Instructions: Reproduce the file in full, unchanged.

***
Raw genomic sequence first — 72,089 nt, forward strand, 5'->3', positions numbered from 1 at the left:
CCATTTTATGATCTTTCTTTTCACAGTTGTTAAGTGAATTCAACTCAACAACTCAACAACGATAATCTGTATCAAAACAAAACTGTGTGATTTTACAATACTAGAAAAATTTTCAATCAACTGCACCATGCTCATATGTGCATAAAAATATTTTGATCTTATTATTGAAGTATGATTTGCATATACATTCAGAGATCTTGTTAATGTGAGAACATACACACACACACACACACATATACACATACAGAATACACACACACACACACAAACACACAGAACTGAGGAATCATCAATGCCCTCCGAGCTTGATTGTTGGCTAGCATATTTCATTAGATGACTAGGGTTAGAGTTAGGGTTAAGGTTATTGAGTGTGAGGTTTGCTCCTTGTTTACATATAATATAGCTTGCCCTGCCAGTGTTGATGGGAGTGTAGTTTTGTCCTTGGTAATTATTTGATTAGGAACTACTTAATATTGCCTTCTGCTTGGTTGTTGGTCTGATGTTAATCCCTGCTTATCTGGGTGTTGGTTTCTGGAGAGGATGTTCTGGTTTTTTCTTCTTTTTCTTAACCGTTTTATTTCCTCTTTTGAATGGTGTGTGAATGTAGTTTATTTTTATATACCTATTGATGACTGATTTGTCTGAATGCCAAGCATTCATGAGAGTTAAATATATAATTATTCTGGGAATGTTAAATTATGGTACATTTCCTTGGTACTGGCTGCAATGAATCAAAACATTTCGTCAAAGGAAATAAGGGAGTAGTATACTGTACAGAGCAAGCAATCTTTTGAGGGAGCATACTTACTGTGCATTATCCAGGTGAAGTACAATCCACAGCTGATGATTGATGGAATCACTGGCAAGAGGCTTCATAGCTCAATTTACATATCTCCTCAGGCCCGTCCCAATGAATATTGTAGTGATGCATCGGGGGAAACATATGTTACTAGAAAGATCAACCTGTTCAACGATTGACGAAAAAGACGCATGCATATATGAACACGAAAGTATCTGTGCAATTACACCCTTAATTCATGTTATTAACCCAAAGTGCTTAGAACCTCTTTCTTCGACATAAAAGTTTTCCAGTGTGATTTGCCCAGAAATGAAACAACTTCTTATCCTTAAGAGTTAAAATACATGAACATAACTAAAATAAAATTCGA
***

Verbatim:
Raw genomic sequence first — 72,089 nt, forward strand, 5'->3', positions numbered from 1 at the left:
CCATTTTATGATCTTTCTTTTCACAGTTGTTAAGTGAATTCAACTCAACAACTCAACAACGATAATCTGTATCAAAACAAAACTGTGTGATTTTACAATACTAGAAAAATTTTCAATCAACTGCACCATGCTCATATGTGCATAAAAATATTTTGATCTTATTATTGAAGTATGATTTGCATATACATTCAGAGATCTTGTTAATGTGAGAACATACACACACACACACACACATATACACATACAGAATACACACACACACACACAAACACACAGAACTGAGGAATCATCAATGCCCTCCGAGCTTGATTGTTGGCTAGCATATTTCATTAGATGACTAGGGTTAGAGTTAGGGTTAAGGTTATTGAGTGTGAGGTTTGCTCCTTGTTTACATATAATATAGCTTGCCCTGCCAGTGTTGATGGGAGTGTAGTTTTGTCCTTGGTAATTATTTGATTAGGAACTACTTAATATTGCCTTCTGCTTGGTTGTTGGTCTGATGTTAATCCCTGCTTATCTGGGTGTTGGTTTCTGGAGAGGATGTTCTGGTTTTTTCTTCTTTTTCTTAACCGTTTTATTTCCTCTTTTGAATGGTGTGTGAATGTAGTTTATTTTTATATACCTATTGATGACTGATTTGTCTGAATGCCAAGCATTCATGAGAGTTAAATATATAATTATTCTGGGAATGTTAAATTATGGTACATTTCCTTGGTACTGGCTGCAATGAATCAAAACATTTCGTCAAAGGAAATAAGGGAGTAGTATACTGTACAGAGCAAGCAATCTTTTGAGGGAGCATACTTACTGTGCATTATCCAGGTGAAGTACAATCCACAGCTGATGATTGATGGAATCACTGGCAAGAGGCTTCATAGCTCAATTTACATATCTCCTCAGGCCCGTCCCAATGAATATTGTAGTGATGCATCGGGGGAAACATATGTTACTAGAAAGATCAACCTGTTCAACGATTGACGAAAAAGACGCATGCATATATGAACACGAAAGTATCTGTGCAATTACACCCTTAATTCATGTTATTAACCCAAAGTGCTTAGAACCTCTTTCTTCGACATAAAAGTTTTCCAGTGTGATTTGCCCAGAAATGAAACAACTTCTTATCCTTAAGAGTTAAAATACATGAACATAACTAAAATAAAATTCGA